If you do not question the core of your business model, someone else will, says Uber sub-Saharan Africa MD Alon Lits.
Lits was speaking at the FNB Franchise Summit held at Johannesburg’s Montecasino on Thursday. He explained that Uber’s success is attributed to its ability to “question the status quo” of doing business.
“We need to disrupt ourselves. If we don’t, someone else will,” said Lits.
He shared some of the latest disruptions the on-demand riding service has planned for the near future.
Among these are the UberPool service. Using technology, the pooling service will connect riders in separate locations to share one vehicle, if their destinations are on the same route, explained Lits.
“Instead of having two riders, and two separate vehicles, it will be two riders in one vehicle.”
Lits explained that for the rider, the cost will be lower. Lower prices drive demand higher. For the driver, they spend less time going to a pick up location, without a paying rider in the vehicle.
“They can pick someone up, and on the way to the drop off, they can pick up another customer,” said Lits. This translates into higher revenue for the driver at a lower cost.
For cities, pooling could help reduce congestion on roads and reduce carbon emissions, which is a positive impact on the environment, he said. But in South Africa, there are no plans to roll out the UberPool service just yet, he added
Lits also commented on the UberEats service, which is disrupting the restaurant model. It will offer food delivery in 35 minutes or less. “There is no formal timeline for when this will be launched. But it will happen soon in Johannesburg,” he said.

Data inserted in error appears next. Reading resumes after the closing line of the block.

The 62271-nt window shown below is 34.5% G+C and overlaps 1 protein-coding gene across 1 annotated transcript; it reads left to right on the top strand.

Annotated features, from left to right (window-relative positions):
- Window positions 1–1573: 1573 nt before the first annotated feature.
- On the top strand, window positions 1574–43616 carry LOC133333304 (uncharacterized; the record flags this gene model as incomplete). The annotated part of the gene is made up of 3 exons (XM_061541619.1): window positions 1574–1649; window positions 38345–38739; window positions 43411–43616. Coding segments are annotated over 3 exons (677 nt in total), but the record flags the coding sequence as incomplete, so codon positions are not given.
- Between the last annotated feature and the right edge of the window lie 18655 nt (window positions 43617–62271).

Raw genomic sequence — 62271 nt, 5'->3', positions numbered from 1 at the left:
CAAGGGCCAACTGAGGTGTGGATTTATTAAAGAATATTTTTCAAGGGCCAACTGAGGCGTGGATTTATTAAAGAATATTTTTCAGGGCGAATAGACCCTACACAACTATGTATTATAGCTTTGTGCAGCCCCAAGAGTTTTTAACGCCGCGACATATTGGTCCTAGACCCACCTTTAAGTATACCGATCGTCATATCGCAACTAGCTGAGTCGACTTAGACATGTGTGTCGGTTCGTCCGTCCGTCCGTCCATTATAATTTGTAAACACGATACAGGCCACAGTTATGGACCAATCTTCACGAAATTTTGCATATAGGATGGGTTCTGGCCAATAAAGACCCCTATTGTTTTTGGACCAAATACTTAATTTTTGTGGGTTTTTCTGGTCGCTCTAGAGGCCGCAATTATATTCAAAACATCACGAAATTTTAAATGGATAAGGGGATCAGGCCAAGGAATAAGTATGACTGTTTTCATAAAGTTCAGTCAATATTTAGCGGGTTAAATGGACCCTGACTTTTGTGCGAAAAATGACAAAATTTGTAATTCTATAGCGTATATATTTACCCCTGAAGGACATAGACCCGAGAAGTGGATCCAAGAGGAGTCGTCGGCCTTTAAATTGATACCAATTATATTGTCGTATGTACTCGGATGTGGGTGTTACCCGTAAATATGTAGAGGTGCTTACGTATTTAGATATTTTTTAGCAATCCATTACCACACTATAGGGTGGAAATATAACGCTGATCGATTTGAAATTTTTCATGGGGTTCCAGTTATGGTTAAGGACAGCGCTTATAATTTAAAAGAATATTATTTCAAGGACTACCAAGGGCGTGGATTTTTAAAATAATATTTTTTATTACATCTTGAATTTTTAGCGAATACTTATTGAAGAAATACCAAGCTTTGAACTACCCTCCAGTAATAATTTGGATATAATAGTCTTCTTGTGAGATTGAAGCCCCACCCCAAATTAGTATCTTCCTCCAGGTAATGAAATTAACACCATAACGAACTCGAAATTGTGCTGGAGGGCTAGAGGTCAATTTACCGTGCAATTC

Restaurants which have partnered with Uber see the cost benefits of the collaboration, he added. “There is more revenue through Uber than through the bricks and mortar part of business,” said Lits.
Incorporating the service could also help reduce costs of maintaining the store front while restaurants can increase marginal revenue at little cost, said Lits.
On the topic of driverless cars, Uber recently announced that users in Pittsburgh in the US will be able to hail driverless cars.
“The technology is there for it. It will take five to 10 years before it is commercialised,” said Lits.
Some of the benefits of this service is road safety, he added.
Uber also recently acquired Otto, its self-driving truck division.
“Driverless cars are a couple of years away, we won’t be catching drivers offguard,” Lits said in response to a question whether it would threaten its partnership with drivers. “ATMs did not make bank branches obsolete.”
In the same way, driverless cars will supplement the infrastructure of driver partnerships, he explained.
So far, Uber’s selling point has been its unique customer experience. It follows a disruptive model in which supply creates demand, although that may sound “backwards”.
Lits explained that when users open the app, and can see the available drivers, then it indicates reliability of the service which drives continued consumer demand.
“The more the supply, the more reliable the product becomes. The more people use Uber, the more they will continue to use Uber.”
Disruption is embedded in the company’s DNA, so naturally, innovation will be an integral part of its future strategies.